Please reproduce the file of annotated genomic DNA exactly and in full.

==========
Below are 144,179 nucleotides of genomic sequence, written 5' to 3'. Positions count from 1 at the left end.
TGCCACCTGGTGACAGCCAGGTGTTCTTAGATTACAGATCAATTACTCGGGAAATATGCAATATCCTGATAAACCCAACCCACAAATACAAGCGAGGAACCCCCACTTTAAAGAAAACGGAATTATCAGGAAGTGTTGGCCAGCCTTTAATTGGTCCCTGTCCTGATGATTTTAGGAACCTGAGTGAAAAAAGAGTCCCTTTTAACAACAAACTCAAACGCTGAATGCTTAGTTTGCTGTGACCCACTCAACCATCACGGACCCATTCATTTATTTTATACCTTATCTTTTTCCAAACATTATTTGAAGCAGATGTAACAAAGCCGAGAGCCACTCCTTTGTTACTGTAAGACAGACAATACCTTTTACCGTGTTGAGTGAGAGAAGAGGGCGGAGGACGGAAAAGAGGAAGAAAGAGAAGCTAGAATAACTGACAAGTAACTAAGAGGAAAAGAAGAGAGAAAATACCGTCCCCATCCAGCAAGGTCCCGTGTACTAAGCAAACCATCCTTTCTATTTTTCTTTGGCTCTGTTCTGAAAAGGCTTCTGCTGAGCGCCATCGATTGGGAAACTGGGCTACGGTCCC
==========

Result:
Below are 144,179 nucleotides of genomic sequence, written 5' to 3'. Positions count from 1 at the left end.
TGCCACCTGGTGACAGCCAGGTGTTCTTAGATTACAGATCAATTACTCGGGAAATATGCAATATCCTGATAAACCCAACCCACAAATACAAGCGAGGAACCCCCACTTTAAAGAAAACGGAATTATCAGGAAGTGTTGGCCAGCCTTTAATTGGTCCCTGTCCTGATGATTTTAGGAACCTGAGTGAAAAAAGAGTCCCTTTTAACAACAAACTCAAACGCTGAATGCTTAGTTTGCTGTGACCCACTCAACCATCACGGACCCATTCATTTATTTTATACCTTATCTTTTTCCAAACATTATTTGAAGCAGATGTAACAAAGCCGAGAGCCACTCCTTTGTTACTGTAAGACAGACAATACCTTTTACCGTGTTGAGTGAGAGAAGAGGGCGGAGGACGGAAAAGAGGAAGAAAGAGAAGCTAGAATAACTGACAAGTAACTAAGAGGAAAAGAAGAGAGAAAATACCGTCCCCATCCAGCAAGGTCCCGTGTACTAAGCAAACCATCCTTTCTATTTTTCTTTGGCTCTGTTCTGAAAAGGCTTCTGCTGAGCGCCATCGATTGGGAAACTGGGCTACGGTCCC